One of the reasons that pushed the development of blockchain further is the applicability and functionality of the technology, and the need for project creators to work together and collaborate. For example, two networks can work with each other directly, without intermediaries, and use their advantages. In this vein, you could also think of blockchains being combined with smart contracts based on Ethereum or Bitcoin, and that would be… kind of right! The fact is that 1st and 2nd generations of blockchains cannot solve the scalability issue, unlike third-generation representatives. The network is overloaded, there are more participants and more information, and the consensus mechanism is not that fast and in total it leads to delays. And the way out was found by creating a new blockchain as always, but this time on a different and less energy-consuming consensus algorithm which is PoS. It does not require large electricity power like bitcoin, all you need to have are tokens in your wallet. Third-generation blockchains such as Polkadot, Cosmos, Decimalchain, and Cardano are layered, interoperable, and ready for increased traffic capacity without sacrificing information transfer speed.
The third generation of blockchain is best seen as an example Decimalchain. It is a third-generation blockchain, created in the Cosmos ecosystem and ready to interact directly with other chains in the system. Interaction between networks in the ecosystem takes place through the use of a protocol for crosschain transactions, known as IBC. It allows to send tokens directly and without additional actions, to create new bridges and protocols. For example, once EVM and IBC are implemented in the Decimal blockchain, tokens can be easily transferred from one blockchain to another, and a crosschain bridge for swaps with BNB will open, as will a path to the Ethereum blockchain. Meanwhile, the Cosmos ecosystem itself is an L0 blockchain, and its mission is to connect everyone by means of smart contracts written on it. The networks interact in all directions, with which it can only unite, and it certainly contributes to a useful and engaging basis for work.
Just imagine, you set up your project on a first-generation blockchain (not a good idea, but give it a try!). In order to grow your project and get more than just mental delight out of it, you need to partner, collaborate and work directly with other crypto project creators. On a first-generation blockchain, take bitcoin, as an example, its throughput is 4 transactions per second and its functionality is to send “digital gold” around the world and to trade on exchanges. At this time, your partners and competitors have a project based on Decimalchain. The blockchain’s throughput is up to 10,000 transactions per second; its features are to create your token and send it to any blockchain available for crosschain transactions. Thanks to IBC Decimal is free to interact with other networks in an ecosystem that already has more than 260 projects. On a first-generation blockchain, you can hardly create additional products, for your audience, improving the quality of work and performance. Decimalchain enables users and anyone interested to use specific platforms, such as launchpads or decentralised exchanges. You can send and receive tokens from blockchain to blockchain without switching to another network and at no extra cost.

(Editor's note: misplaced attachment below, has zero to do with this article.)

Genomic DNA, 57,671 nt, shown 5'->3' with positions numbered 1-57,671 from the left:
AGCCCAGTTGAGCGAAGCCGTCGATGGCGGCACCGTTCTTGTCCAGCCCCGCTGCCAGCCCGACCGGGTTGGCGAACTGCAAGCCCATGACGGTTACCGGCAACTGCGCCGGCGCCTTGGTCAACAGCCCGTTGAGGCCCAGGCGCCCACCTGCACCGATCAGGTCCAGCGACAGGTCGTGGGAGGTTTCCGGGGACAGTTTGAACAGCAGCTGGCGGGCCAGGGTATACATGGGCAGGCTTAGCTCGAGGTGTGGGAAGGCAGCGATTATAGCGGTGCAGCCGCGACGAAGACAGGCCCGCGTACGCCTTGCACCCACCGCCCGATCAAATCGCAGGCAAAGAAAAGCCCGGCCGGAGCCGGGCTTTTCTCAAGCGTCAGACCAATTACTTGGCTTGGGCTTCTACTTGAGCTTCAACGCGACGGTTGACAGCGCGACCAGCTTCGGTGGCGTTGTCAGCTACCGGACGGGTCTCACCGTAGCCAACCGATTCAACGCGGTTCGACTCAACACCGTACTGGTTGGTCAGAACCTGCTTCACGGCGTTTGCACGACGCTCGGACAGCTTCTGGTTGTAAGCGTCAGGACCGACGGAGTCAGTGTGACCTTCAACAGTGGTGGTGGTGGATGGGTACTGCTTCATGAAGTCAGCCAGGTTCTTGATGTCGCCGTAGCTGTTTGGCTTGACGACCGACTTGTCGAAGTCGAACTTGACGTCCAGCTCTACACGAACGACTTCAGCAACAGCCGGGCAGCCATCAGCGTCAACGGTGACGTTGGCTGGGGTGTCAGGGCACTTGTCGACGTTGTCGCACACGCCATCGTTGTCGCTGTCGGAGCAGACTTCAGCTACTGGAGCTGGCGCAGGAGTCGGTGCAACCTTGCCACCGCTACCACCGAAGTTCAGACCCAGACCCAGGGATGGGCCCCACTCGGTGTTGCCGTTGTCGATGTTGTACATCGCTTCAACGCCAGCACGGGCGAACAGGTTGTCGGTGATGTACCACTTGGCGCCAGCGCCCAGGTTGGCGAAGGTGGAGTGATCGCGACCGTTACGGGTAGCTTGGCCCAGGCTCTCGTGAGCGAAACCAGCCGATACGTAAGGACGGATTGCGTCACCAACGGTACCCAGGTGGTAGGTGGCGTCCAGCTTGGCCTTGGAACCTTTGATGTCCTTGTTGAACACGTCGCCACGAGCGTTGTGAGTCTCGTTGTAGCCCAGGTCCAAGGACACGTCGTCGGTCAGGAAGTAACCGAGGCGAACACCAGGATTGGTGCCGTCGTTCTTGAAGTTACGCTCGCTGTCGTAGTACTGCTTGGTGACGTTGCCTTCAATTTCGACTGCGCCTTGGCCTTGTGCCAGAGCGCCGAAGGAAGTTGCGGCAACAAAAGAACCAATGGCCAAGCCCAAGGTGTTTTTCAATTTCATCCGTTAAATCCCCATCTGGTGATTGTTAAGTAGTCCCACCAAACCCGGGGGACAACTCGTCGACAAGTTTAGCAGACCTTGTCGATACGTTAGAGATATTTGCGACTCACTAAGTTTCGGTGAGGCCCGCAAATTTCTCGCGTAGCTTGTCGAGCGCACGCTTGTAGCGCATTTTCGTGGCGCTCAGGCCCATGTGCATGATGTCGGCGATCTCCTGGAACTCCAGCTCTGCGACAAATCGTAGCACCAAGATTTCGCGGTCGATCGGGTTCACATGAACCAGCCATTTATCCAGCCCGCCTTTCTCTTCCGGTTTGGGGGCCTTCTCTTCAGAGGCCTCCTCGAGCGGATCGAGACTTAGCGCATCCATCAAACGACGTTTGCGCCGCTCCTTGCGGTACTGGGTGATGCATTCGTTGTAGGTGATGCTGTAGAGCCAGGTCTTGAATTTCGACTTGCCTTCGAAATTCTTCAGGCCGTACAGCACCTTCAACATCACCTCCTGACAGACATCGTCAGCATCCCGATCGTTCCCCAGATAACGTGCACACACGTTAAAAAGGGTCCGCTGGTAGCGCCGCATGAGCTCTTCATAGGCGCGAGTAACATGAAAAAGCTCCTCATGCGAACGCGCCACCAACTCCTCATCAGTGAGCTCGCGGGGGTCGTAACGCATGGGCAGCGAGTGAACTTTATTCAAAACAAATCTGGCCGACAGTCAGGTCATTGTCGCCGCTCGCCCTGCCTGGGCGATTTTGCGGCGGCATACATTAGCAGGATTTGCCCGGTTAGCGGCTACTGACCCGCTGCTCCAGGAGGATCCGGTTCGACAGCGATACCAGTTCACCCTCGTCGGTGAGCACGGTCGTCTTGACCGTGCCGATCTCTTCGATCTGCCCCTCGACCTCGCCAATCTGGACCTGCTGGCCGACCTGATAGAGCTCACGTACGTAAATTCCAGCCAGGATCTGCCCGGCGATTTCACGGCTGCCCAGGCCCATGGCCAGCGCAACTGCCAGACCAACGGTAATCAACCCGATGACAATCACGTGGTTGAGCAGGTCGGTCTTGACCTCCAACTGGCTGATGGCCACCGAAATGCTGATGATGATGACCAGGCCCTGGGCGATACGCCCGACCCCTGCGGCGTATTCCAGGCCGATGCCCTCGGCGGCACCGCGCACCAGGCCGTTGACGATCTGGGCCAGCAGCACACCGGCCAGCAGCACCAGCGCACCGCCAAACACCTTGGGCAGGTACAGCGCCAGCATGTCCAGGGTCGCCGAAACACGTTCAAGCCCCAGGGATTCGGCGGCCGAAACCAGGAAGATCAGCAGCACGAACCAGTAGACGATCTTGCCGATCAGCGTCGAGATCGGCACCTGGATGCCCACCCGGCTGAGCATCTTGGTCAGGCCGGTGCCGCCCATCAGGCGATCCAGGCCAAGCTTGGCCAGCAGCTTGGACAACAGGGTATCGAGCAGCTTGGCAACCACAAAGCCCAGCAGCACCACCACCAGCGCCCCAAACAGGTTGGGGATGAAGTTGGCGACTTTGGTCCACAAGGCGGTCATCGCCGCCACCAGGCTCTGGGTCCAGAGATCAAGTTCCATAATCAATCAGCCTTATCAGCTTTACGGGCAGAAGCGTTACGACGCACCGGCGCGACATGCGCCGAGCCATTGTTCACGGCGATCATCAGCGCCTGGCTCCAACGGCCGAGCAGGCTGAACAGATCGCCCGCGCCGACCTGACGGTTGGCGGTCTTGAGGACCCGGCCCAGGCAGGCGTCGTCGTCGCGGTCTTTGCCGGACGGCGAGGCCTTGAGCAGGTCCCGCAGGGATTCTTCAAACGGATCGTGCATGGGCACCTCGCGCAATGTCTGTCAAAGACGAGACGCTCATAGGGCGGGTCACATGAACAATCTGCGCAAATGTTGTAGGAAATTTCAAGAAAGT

Here we are through the emergence and development of blockchain technology, from the beginning to where we are now. You may have noticed the problematic changes in functionality that blockchain has undergone. In the beginning, its sole purpose and importance were to send funds to bypass financial institutions. Now, we literally have and are enjoying a new kind of the internet, where anyone can create their own blockchain, become a validator, participate in DAOs, exchange tokens from different blockchains, develop games and movies on a blockchain, create digital art and the list could go on and on. We are sure that in the near future will be new exciting options and ways of using cryptocurrencies. All in all, what remains is to explore and try. See you!